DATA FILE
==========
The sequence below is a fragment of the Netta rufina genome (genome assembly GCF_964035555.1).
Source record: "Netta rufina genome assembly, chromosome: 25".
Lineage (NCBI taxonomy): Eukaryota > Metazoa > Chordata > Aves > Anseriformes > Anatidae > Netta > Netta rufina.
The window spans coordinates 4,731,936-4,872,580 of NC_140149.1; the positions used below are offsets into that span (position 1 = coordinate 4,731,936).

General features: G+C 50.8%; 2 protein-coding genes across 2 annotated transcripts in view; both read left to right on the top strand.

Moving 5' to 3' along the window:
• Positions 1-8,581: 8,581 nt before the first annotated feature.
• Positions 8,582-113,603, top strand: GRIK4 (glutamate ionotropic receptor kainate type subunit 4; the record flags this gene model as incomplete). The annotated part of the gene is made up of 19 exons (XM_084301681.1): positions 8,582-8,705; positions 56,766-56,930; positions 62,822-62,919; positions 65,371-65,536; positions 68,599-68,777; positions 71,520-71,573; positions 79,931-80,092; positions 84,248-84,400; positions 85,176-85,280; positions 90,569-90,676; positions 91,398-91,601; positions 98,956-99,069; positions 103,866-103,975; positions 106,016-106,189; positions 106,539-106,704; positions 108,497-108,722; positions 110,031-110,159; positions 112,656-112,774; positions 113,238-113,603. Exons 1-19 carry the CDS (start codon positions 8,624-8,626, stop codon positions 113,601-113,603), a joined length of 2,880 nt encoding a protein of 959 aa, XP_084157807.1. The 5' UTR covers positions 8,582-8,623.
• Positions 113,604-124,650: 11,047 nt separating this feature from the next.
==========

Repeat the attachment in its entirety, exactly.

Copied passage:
The sequence below is a fragment of the Netta rufina genome (genome assembly GCF_964035555.1).
Source record: "Netta rufina genome assembly, chromosome: 25".
Lineage (NCBI taxonomy): Eukaryota > Metazoa > Chordata > Aves > Anseriformes > Anatidae > Netta > Netta rufina.
The window spans coordinates 4,731,936-4,872,580 of NC_140149.1; the positions used below are offsets into that span (position 1 = coordinate 4,731,936).

General features: G+C 50.8%; 2 protein-coding genes across 2 annotated transcripts in view; both read left to right on the top strand.

Moving 5' to 3' along the window:
• Positions 1-8,581: 8,581 nt before the first annotated feature.
• Positions 8,582-113,603, top strand: GRIK4 (glutamate ionotropic receptor kainate type subunit 4; the record flags this gene model as incomplete). The annotated part of the gene is made up of 19 exons (XM_084301681.1): positions 8,582-8,705; positions 56,766-56,930; positions 62,822-62,919; positions 65,371-65,536; positions 68,599-68,777; positions 71,520-71,573; positions 79,931-80,092; positions 84,248-84,400; positions 85,176-85,280; positions 90,569-90,676; positions 91,398-91,601; positions 98,956-99,069; positions 103,866-103,975; positions 106,016-106,189; positions 106,539-106,704; positions 108,497-108,722; positions 110,031-110,159; positions 112,656-112,774; positions 113,238-113,603. Exons 1-19 carry the CDS (start codon positions 8,624-8,626, stop codon positions 113,601-113,603), a joined length of 2,880 nt encoding a protein of 959 aa, XP_084157807.1. The 5' UTR covers positions 8,582-8,623.
• Positions 113,604-124,650: 11,047 nt separating this feature from the next.